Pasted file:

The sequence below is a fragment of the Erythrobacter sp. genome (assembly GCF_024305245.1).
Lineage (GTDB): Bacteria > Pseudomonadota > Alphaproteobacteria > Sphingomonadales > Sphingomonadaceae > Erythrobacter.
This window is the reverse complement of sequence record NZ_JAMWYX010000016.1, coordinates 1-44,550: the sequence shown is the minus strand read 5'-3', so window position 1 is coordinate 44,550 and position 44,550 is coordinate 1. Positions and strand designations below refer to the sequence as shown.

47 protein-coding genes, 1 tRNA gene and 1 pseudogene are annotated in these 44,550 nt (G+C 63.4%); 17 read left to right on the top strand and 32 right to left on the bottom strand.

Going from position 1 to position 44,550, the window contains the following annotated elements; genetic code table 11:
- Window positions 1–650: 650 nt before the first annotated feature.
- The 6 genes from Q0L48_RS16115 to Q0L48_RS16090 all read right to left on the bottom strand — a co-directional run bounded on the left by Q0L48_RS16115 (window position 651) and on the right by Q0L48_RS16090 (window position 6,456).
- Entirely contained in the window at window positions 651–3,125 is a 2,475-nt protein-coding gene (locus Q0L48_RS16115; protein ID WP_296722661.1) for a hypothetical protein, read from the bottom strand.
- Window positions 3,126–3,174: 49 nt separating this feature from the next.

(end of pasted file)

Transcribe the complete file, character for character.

The sequence below is a fragment of the Erythrobacter sp. genome (assembly GCF_024305245.1).
Lineage (GTDB): Bacteria > Pseudomonadota > Alphaproteobacteria > Sphingomonadales > Sphingomonadaceae > Erythrobacter.
This window is the reverse complement of sequence record NZ_JAMWYX010000016.1, coordinates 1-44,550: the sequence shown is the minus strand read 5'-3', so window position 1 is coordinate 44,550 and position 44,550 is coordinate 1. Positions and strand designations below refer to the sequence as shown.

47 protein-coding genes, 1 tRNA gene and 1 pseudogene are annotated in these 44,550 nt (G+C 63.4%); 17 read left to right on the top strand and 32 right to left on the bottom strand.

Going from position 1 to position 44,550, the window contains the following annotated elements; genetic code table 11:
- Window positions 1–650: 650 nt before the first annotated feature.
- The 6 genes from Q0L48_RS16115 to Q0L48_RS16090 all read right to left on the bottom strand — a co-directional run bounded on the left by Q0L48_RS16115 (window position 651) and on the right by Q0L48_RS16090 (window position 6,456).
- Entirely contained in the window at window positions 651–3,125 is a 2,475-nt protein-coding gene (locus Q0L48_RS16115; protein ID WP_296722661.1) for a hypothetical protein, read from the bottom strand.
- Window positions 3,126–3,174: 49 nt separating this feature from the next.